There is a common sports cliché that teams are like families.
In 2007, when the Seattle Sounders won the USL title, that phrase could not have been more true. For all of the successes of the team, though, there was plenty of adversity that galvanized the Sounders at a time of great uncertainty.
“You could just see it. Every single game and every single practice things came together. People understood each other more. I think one of the most important things was that after games when we were on the road, everybody went out together and had dinner or had a drink,” said Seattle’s captain, defender Danny Jackson. “There weren’t cliques. Everybody stuck together. That was the defining piece to the puzzle in terms of our team. The chemistry was strong on the field, but was just as strong off the field.”
The season got off to a horrid start. Just two seasons from winning the 2005 championship in a shootout over the Richmond Kickers, Seattle again had high expectations, but fell woefully short early in the season with a 1-4-3 start.
That lone victory came in the first match played by a little-known French player who came to Seattle hoping to land a spot as a left back. However, Head Coach Brian Schmetzer thought Sebastien Le Toux fit the team more in an attacking role and slowly eased him up the field, first as a midfielder and then, on May 23, as a forward.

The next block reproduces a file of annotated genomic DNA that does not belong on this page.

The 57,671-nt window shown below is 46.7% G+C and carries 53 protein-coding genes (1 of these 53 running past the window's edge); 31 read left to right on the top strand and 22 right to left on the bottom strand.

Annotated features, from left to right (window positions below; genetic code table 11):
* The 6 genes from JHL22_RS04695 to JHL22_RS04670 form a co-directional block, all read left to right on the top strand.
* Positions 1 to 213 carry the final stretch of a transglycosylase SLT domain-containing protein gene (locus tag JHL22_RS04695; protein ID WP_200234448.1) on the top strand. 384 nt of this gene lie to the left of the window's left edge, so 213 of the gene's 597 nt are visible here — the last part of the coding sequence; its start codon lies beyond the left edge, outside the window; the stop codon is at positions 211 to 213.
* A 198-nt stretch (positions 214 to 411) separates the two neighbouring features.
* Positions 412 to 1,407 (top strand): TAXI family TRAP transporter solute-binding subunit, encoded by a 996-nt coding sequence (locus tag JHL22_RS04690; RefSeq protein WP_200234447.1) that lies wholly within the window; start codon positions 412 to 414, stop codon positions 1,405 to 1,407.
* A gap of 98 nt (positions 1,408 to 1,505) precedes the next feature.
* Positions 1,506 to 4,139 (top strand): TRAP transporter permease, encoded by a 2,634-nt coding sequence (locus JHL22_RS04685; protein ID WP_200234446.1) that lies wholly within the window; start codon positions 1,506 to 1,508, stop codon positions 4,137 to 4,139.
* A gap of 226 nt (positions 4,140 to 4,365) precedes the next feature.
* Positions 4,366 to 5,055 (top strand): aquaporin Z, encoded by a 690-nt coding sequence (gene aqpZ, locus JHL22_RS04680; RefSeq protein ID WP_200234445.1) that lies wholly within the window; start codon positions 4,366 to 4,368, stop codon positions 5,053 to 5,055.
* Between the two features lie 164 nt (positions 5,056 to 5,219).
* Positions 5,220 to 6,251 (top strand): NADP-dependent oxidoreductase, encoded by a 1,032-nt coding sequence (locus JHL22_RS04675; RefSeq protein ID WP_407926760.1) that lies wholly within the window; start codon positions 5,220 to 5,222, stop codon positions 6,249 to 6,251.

In that May 23 match, Seattle beat the Carolina RailHawks 1-0 to start a five-match unbeaten streak that got the Sounders back to .500 at 5-5-3. A 1-0 loss to the Montreal Impact on June 23 triggered another lengthy unbeaten streak, but this one would carry them much further, lasting over two months and rocketing Seattle to the top of the standings.
The Sounders went 9-0-2 from June 23 until August 26, but their success wasn’t limited to USL play. They also won three straight matches in the U.S. Open Cup to reach the semifinal, topping the Portland Timbers 2-1 in the second round before dominating victories over Chivas USA (3-1) and the Colorado Rapids (5-0).
Those were no slouch MLS opponents either.
The Rapids featured U.S. National Team members Pablo Mastroeni, Conor Casey and Herculez Gomez, as well as 2009 MLS Goalkeeper of the Year Zach Thornton. The opposition laid in front of Seattle didn’t matter though. They had the belief they had could conquer any foe.
“If you look at the first 11, that was a team that compete with anybody,” said defender Kevin Sakuda, who himself shifted from a holding midfield role to right back when Schmetzer added Kenji Treschuk to fill his former role. “By the end of the year, there was just a confidence in the team that we were going to get results. We started the year slow and then we just started winning games and it never seemed to stop.”
Added Jackson, “As the season went along, we gelled more and more and everybody played their part. We all played for each other.”
A late season loss to the Minnesota Thunder and heart-breaking 2-1 overtime defeat against FC Dallas in the U.S. Open Cup semifinal proved to be just the wake-up call Seattle would need.
After the loss to Dallas, Seattle outscored their opponents 8-0 over the next four matches, including both legs of the quarterfinal playoff series against the RailHawks.